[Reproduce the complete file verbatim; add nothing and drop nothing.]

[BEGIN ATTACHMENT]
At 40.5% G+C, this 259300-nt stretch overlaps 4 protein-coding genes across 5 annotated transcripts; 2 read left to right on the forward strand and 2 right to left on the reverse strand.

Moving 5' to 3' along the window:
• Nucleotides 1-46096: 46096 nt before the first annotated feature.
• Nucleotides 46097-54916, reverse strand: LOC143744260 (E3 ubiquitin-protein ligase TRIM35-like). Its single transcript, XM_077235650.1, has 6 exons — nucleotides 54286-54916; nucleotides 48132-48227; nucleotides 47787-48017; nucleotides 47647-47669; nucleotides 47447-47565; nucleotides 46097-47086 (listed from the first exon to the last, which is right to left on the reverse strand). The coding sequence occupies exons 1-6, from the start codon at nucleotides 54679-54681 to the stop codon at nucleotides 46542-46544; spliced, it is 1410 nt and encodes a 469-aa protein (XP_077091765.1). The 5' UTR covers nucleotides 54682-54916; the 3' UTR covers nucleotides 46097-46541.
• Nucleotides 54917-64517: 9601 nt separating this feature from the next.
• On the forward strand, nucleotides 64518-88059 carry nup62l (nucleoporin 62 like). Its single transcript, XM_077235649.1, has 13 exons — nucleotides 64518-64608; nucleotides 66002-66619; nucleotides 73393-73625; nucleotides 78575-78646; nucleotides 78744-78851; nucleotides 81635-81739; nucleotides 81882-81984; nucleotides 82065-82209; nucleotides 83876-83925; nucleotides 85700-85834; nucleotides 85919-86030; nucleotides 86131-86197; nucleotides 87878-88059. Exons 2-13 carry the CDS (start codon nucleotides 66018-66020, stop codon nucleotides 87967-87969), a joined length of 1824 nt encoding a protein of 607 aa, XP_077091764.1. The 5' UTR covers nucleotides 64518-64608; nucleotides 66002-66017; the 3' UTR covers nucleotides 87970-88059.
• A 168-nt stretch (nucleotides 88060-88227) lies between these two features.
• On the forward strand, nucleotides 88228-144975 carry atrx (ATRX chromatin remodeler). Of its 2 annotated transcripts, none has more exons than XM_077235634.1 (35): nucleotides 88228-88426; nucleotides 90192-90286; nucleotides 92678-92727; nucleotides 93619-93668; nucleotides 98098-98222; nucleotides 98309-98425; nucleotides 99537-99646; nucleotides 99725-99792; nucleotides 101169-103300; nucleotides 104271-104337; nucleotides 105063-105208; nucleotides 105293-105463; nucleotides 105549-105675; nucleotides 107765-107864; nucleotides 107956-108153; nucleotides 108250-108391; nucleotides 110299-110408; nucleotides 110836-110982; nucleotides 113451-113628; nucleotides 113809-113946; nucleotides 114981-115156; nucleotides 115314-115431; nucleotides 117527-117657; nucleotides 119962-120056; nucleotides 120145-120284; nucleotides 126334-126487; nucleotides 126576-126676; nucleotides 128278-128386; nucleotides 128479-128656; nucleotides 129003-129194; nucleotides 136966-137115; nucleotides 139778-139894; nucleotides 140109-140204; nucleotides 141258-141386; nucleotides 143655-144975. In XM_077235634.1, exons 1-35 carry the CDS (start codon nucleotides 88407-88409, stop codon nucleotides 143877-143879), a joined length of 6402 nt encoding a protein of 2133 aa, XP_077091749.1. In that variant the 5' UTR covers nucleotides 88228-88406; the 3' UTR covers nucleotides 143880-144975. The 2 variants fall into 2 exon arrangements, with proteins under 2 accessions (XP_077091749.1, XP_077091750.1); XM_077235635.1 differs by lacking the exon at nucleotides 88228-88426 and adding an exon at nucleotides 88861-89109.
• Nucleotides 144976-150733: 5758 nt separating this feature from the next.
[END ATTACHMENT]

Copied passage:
At 40.5% G+C, this 259300-nt stretch overlaps 4 protein-coding genes across 5 annotated transcripts; 2 read left to right on the forward strand and 2 right to left on the reverse strand.

Moving 5' to 3' along the window:
• Nucleotides 1-46096: 46096 nt before the first annotated feature.
• Nucleotides 46097-54916, reverse strand: LOC143744260 (E3 ubiquitin-protein ligase TRIM35-like). Its single transcript, XM_077235650.1, has 6 exons — nucleotides 54286-54916; nucleotides 48132-48227; nucleotides 47787-48017; nucleotides 47647-47669; nucleotides 47447-47565; nucleotides 46097-47086 (listed from the first exon to the last, which is right to left on the reverse strand). The coding sequence occupies exons 1-6, from the start codon at nucleotides 54679-54681 to the stop codon at nucleotides 46542-46544; spliced, it is 1410 nt and encodes a 469-aa protein (XP_077091765.1). The 5' UTR covers nucleotides 54682-54916; the 3' UTR covers nucleotides 46097-46541.
• Nucleotides 54917-64517: 9601 nt separating this feature from the next.
• On the forward strand, nucleotides 64518-88059 carry nup62l (nucleoporin 62 like). Its single transcript, XM_077235649.1, has 13 exons — nucleotides 64518-64608; nucleotides 66002-66619; nucleotides 73393-73625; nucleotides 78575-78646; nucleotides 78744-78851; nucleotides 81635-81739; nucleotides 81882-81984; nucleotides 82065-82209; nucleotides 83876-83925; nucleotides 85700-85834; nucleotides 85919-86030; nucleotides 86131-86197; nucleotides 87878-88059. Exons 2-13 carry the CDS (start codon nucleotides 66018-66020, stop codon nucleotides 87967-87969), a joined length of 1824 nt encoding a protein of 607 aa, XP_077091764.1. The 5' UTR covers nucleotides 64518-64608; nucleotides 66002-66017; the 3' UTR covers nucleotides 87970-88059.
• A 168-nt stretch (nucleotides 88060-88227) lies between these two features.
• On the forward strand, nucleotides 88228-144975 carry atrx (ATRX chromatin remodeler). Of its 2 annotated transcripts, none has more exons than XM_077235634.1 (35): nucleotides 88228-88426; nucleotides 90192-90286; nucleotides 92678-92727; nucleotides 93619-93668; nucleotides 98098-98222; nucleotides 98309-98425; nucleotides 99537-99646; nucleotides 99725-99792; nucleotides 101169-103300; nucleotides 104271-104337; nucleotides 105063-105208; nucleotides 105293-105463; nucleotides 105549-105675; nucleotides 107765-107864; nucleotides 107956-108153; nucleotides 108250-108391; nucleotides 110299-110408; nucleotides 110836-110982; nucleotides 113451-113628; nucleotides 113809-113946; nucleotides 114981-115156; nucleotides 115314-115431; nucleotides 117527-117657; nucleotides 119962-120056; nucleotides 120145-120284; nucleotides 126334-126487; nucleotides 126576-126676; nucleotides 128278-128386; nucleotides 128479-128656; nucleotides 129003-129194; nucleotides 136966-137115; nucleotides 139778-139894; nucleotides 140109-140204; nucleotides 141258-141386; nucleotides 143655-144975. In XM_077235634.1, exons 1-35 carry the CDS (start codon nucleotides 88407-88409, stop codon nucleotides 143877-143879), a joined length of 6402 nt encoding a protein of 2133 aa, XP_077091749.1. In that variant the 5' UTR covers nucleotides 88228-88406; the 3' UTR covers nucleotides 143880-144975. The 2 variants fall into 2 exon arrangements, with proteins under 2 accessions (XP_077091749.1, XP_077091750.1); XM_077235635.1 differs by lacking the exon at nucleotides 88228-88426 and adding an exon at nucleotides 88861-89109.
• Nucleotides 144976-150733: 5758 nt separating this feature from the next.